Post Office

The Post Office scandal is shocking. But can our industry learn from it?

It is often said that in business and life, we must be data-led. But the Post Office provides a cautionary tale about being blindly led by data. In our industry we sometimes let data blind us, though hopefully not with such devastating consequences.

Consider, for example, that most major fmcgs and retailers used to use either scanning or IGD pooled sales data to judge who was winning or losing in the market. Neither measure included Aldi or Lidl, which were growing fast. That would be a bit like saying Liverpool won the Premier League this year, because you’re discounting the teams that came first and second.

The flaw in the data drove a delayed response from the traditional big four. It should have been obvious that the measure was flawed, but for many, it wasn’t obvious.

That shouldn’t undermine the importance of data. You just need to use it well, rather than following it blindly. So how do you ensure that is the case?

First, however boring it may sound, decision-makers must understand the data. How is it sourced? What is included? For example, in fresh food, Kantar panel measures kg volume, but NIQ measures unit volume (packs). Pack sizes can change hugely with supply, and at different times in different retailers. So you see big differences between volume measures according to the source. Fail to understand the data, and you may come to the wrong conclusion about your performance, and possibly make flawed decisions.

Second, challenge the data if it smells wrong. If you’re a retailer and your store managers are highlighting an issue or opportunity, but the data fails to confirm it, don’t fall at its feet. Is it to do with the data collection method? The sample? Data should shape and challenge your thinking, but you should also respect your observation and intuition. I saw a mass-market retailer convincing itself via a survey that price was not that important – common sense should have put paid to that.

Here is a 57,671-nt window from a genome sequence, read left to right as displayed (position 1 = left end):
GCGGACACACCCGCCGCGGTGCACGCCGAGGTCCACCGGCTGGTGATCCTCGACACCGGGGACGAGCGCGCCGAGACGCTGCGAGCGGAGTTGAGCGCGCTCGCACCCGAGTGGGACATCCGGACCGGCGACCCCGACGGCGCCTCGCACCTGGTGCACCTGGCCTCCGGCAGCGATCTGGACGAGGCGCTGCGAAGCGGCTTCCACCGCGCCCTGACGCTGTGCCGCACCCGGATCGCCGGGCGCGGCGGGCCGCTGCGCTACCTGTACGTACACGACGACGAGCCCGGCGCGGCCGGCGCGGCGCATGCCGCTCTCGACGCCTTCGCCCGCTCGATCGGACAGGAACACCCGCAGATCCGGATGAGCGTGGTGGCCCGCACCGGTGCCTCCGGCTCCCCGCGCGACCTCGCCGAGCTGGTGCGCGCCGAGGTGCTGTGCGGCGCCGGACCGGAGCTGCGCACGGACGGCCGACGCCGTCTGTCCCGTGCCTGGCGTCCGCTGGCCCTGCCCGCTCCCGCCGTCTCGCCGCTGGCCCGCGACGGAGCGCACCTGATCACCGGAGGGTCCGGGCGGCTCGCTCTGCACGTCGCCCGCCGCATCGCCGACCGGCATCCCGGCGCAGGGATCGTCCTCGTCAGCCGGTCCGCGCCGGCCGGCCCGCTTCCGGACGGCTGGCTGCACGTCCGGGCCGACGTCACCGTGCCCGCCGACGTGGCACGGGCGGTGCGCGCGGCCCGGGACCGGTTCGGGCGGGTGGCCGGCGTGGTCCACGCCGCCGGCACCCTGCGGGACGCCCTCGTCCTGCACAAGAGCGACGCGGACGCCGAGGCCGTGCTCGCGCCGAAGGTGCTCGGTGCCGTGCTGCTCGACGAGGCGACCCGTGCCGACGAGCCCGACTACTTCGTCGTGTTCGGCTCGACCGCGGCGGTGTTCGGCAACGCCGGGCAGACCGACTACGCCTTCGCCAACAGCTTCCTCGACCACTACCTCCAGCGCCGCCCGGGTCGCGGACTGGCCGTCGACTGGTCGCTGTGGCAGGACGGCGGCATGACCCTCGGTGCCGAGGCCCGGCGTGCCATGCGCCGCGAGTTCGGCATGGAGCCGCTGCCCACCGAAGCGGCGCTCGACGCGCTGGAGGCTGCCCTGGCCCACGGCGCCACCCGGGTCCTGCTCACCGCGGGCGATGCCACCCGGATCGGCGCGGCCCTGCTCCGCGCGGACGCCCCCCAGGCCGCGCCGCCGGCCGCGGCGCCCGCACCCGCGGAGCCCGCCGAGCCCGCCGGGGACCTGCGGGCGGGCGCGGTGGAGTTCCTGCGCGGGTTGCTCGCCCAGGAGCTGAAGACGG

Third, be careful with targeting measures. An example: mystery shopping. You work out what matters most for shoppers, so you create a list of what your team should do in response, and measure those factors via the mystery shopper. Your team responds in kind. But they begin to think the goal is to get a good mystery shopper score, not to serve customers well. Worst case, they ignore anything not on the list. It doesn’t have to be like this – but I have seen it happen. Try and focus on the end outcome (sales, or customer satisfaction) to manage this risk.

Data isn’t bad. The bigger the organisation, the more important it becomes. But we need more than just data. Sometimes we are too quick to bow down before the data – and at the Post Office, the result was catastrophic.